Gov. Jim Justice and Director Jill Upson of the Herbert Henderson Office of Minority Affairs (HHOMA) awarded $25,000 to the Marshall University Minority Health Institute to aid in their efforts to improve community health and economic development in Kanawha County, West Virginia. The pilot program, called Building Resources In Diverse Geographic Environments (BRIDGE), is a comprehensive community revitalization effort with a mission of addressing poverty, improving community-wide health, stimulating labor force participation and supporting economic development. The program also aims to combat substance abuse and improve crime rates, as well as neighborhood revitalization.
Huntington’s Kitchen, the outreach community food center of Cabell Huntington Hospital (CHH) and home of Marshall University’s Department of Dietetics, was unanimously accepted into the prestigious Teaching Kitchen Collaborative (TKC). TKC is a dynamic, action-oriented network of thought-leading organizations with existing and/or planned teaching kitchens that are capable of shaping next-generation strategy and collaborative research on best practices for integrative lifestyle transformation.
This Valentine’s Day, Marshall University’s Exercise Science department will offer a free Valentine’s Day event – the first annual Sweat-Heart Couples’ Walk. The department is hosting the event to encourage the community to walk together, and offering prizes valued at up to $230.00.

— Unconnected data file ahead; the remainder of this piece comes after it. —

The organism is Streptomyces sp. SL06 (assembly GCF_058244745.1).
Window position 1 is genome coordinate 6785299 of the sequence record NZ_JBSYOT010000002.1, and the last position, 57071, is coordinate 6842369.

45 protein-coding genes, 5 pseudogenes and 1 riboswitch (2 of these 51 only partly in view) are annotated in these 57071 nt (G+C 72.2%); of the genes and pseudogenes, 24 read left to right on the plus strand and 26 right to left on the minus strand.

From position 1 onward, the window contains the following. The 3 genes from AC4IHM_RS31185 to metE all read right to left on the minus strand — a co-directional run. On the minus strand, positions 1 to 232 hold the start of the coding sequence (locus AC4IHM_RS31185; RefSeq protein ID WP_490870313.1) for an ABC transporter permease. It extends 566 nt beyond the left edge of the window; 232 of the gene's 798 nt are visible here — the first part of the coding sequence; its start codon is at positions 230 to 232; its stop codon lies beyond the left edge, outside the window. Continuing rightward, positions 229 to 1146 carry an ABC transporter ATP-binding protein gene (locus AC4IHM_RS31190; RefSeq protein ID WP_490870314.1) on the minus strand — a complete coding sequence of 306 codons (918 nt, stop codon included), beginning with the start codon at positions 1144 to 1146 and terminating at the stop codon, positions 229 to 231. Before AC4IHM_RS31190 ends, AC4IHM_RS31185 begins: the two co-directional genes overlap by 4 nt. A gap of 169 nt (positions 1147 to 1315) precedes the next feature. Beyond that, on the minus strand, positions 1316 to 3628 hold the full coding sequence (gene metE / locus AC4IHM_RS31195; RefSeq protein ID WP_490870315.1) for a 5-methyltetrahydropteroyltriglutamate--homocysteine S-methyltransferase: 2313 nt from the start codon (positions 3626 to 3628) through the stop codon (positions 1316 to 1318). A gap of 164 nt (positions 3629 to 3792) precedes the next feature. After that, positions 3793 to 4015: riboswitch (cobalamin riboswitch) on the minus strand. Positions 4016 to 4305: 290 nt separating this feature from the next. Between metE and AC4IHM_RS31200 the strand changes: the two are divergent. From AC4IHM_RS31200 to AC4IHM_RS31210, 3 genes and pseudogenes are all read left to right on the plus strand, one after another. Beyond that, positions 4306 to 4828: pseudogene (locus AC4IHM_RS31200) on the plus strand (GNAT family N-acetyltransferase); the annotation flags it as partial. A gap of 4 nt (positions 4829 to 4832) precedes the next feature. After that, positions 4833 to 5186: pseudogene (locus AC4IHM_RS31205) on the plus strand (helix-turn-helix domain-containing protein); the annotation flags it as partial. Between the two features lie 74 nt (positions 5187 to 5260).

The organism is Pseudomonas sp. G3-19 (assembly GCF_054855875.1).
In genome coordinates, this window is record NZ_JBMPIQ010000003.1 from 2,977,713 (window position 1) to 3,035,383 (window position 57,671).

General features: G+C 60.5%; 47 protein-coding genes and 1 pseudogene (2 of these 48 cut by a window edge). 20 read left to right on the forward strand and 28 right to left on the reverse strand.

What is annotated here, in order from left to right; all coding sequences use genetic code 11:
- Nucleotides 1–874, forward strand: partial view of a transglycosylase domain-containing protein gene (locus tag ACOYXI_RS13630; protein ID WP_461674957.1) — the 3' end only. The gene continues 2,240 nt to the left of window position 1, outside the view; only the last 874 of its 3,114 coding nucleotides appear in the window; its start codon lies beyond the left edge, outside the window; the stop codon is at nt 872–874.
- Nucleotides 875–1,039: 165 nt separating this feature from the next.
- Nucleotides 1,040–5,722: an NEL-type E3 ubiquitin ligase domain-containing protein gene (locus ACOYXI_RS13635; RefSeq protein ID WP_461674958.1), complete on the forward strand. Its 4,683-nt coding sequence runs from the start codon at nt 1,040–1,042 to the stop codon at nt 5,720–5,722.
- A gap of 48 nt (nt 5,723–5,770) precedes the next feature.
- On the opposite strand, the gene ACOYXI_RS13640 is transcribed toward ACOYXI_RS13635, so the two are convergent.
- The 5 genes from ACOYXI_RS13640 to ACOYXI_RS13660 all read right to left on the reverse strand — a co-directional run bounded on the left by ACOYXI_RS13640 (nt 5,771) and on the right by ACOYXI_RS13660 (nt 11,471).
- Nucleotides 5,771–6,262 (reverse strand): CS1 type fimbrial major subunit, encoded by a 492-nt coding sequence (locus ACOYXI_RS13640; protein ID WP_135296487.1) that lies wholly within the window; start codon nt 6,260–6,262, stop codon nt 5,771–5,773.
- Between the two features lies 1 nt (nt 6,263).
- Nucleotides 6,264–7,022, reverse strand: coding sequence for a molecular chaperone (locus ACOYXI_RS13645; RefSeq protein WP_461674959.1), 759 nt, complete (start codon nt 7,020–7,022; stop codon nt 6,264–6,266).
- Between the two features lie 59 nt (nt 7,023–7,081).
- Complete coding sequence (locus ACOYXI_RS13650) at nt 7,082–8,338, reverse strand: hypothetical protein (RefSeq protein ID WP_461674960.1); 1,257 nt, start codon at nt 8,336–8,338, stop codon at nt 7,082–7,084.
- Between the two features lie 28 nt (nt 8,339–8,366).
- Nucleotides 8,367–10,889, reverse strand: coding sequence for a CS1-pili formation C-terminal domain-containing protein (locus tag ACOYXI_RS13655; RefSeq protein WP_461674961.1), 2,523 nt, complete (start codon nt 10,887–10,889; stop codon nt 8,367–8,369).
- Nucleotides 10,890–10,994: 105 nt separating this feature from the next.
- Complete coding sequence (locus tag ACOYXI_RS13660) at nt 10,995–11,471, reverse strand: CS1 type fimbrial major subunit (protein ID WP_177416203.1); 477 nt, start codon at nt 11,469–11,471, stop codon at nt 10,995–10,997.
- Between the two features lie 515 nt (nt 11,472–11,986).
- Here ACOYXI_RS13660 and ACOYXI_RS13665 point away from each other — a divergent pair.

Mike and Jane Fotos recently established the Dr. Jane C. Fotos Scholarship to support full-time students in the Doctor of Nursing Practice (D.N.P.) program. The student should be in good academic standing with a 3.25 GPA or higher.
Marshall University has partnered with Glenville State College to offer students a program of study leading to a Professional Master of Science in Athletic Training (PMSAT) degree. The agreement combines an undergraduate course of study at Glenville State with students later being accepted into the College of Health Professions at Marshall University.
Dr. Brad Profitt, assistant professor in the Marshall University School of Physical Therapy, has developed a therapeutic device used to regain knee extension after an injury or surgery. Profitt has a patent pending for his invention and recently received a $10,000 grant from the Robert C. Byrd Institute for Advanced Flexible Manufacturing (RCBI) to develop and produce a prototype.
Two Marshall University faculty members in the School of Kinesiology have determined the style of tackling used in rugby may be associated with a lower force of impact than the style used in football. Their preliminary study of college athletes was released July 16 and will be presented at the American Academy of Neurology Sports Concussion Conference in Indianapolis July 26–28.
Students from Marshall University contributed their research on a national level at the National Athletic Trainers’ Association (NATA) Clinical Symposia and AT Expo held June 24-27 in Las Vegas, Nevada.
Marshall University will welcome 65 rising ninth-grade students from around the entire state of West Virginia next week for its annual Health Science and Technology Academy (HSTA) Summer Institute, “Fun with Science.”